Give one or more reasons that photosynthesis is challenging for plants in a desert environment. Describe in detail the adaptations that plants have made in order to deal with this challenge.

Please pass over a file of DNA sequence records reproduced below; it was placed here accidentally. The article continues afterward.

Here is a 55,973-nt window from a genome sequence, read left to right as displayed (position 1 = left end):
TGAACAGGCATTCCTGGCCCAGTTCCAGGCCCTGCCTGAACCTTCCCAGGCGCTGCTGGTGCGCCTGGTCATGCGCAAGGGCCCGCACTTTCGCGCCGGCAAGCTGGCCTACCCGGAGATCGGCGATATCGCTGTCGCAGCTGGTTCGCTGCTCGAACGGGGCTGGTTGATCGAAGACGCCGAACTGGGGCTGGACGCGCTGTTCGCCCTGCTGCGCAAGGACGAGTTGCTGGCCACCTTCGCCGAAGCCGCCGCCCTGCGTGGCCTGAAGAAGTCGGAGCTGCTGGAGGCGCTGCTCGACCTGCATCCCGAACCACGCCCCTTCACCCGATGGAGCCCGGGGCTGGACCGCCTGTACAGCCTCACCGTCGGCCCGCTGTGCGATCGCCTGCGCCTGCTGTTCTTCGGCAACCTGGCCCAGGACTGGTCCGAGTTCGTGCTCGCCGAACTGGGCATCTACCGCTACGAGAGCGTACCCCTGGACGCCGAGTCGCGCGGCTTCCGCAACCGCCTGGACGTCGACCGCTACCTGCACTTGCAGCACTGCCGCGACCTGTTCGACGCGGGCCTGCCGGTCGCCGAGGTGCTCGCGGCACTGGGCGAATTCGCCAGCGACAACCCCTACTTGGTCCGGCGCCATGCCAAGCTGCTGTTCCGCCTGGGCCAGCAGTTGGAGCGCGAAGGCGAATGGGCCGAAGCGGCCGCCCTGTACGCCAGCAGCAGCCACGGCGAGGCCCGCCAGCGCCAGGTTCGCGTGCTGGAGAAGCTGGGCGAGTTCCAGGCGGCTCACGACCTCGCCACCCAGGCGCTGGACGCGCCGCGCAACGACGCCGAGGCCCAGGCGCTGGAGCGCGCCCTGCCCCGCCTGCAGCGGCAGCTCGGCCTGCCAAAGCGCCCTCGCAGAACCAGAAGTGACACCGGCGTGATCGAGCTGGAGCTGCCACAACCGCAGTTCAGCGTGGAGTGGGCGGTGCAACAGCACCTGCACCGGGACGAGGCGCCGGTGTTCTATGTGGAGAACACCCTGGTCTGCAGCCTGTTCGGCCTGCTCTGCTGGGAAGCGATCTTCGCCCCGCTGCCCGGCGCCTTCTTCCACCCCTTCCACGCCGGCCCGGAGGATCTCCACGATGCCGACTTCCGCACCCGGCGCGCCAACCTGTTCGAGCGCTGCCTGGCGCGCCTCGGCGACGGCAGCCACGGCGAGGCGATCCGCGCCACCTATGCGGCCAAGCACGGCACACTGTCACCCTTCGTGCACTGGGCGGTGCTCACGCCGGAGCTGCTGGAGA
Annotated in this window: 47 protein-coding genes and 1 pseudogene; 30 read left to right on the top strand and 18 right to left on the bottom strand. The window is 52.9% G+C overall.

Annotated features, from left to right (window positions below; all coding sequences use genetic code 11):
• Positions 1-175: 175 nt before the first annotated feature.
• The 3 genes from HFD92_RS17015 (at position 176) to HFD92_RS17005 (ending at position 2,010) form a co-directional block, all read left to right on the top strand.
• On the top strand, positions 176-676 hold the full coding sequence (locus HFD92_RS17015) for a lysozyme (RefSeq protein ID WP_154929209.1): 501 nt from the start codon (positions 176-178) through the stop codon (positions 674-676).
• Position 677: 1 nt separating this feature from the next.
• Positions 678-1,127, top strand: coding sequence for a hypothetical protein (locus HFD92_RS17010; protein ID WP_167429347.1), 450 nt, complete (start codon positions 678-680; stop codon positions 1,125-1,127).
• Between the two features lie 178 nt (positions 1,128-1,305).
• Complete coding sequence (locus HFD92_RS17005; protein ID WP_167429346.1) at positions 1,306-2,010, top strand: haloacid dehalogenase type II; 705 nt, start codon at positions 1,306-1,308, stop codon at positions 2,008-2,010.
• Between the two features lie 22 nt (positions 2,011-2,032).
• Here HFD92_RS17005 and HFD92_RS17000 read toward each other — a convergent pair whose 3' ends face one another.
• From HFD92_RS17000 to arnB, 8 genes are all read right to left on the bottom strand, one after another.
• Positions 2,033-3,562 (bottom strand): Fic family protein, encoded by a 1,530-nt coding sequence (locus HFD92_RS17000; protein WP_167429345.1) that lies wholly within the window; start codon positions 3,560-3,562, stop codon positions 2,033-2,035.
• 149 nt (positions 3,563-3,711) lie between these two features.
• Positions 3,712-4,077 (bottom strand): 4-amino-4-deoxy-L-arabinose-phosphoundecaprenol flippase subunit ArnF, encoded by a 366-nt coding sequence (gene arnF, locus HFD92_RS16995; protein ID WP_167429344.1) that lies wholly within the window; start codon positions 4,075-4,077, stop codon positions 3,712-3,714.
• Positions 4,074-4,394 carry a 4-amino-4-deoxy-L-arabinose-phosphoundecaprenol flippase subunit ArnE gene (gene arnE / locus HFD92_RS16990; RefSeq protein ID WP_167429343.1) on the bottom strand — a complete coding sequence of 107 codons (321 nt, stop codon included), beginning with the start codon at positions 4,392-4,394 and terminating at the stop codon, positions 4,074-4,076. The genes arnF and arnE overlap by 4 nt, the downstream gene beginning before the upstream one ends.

Plants that inhabit desert environments are called crassulacean acid metabolism plants, or CAM plants for short. The CAM plant group is generally comprised of different succulents, such as pineapples and cacti. What makes their photosynthesis process unique from that of normal plants is the fact that they do things in a somewhat delayed, more complicated and elongated process. Normal plants are able to “work” throughout the day, and the sunlight it crucial to their schedule; during the daylight they will open their stomata (leaf pores) to absorb carbon from the air. Then, during the night, they will will close their stomata to conserve water. Desert plants function in quite the opposite fashion, and due to the ravenous dry heat, they are forced to close their stomata during the day, and open them at night. This makes it possible for the plant to both conserve water throughout the day, and absorb carbon through the night. The only trouble with this is that ATP and NADPH aren’t available at night, and so the CAM plants have the ability to absorb their intake of carbon using organic acids. This carbon is stored until the daylight returns and it can be released to begin producing energy.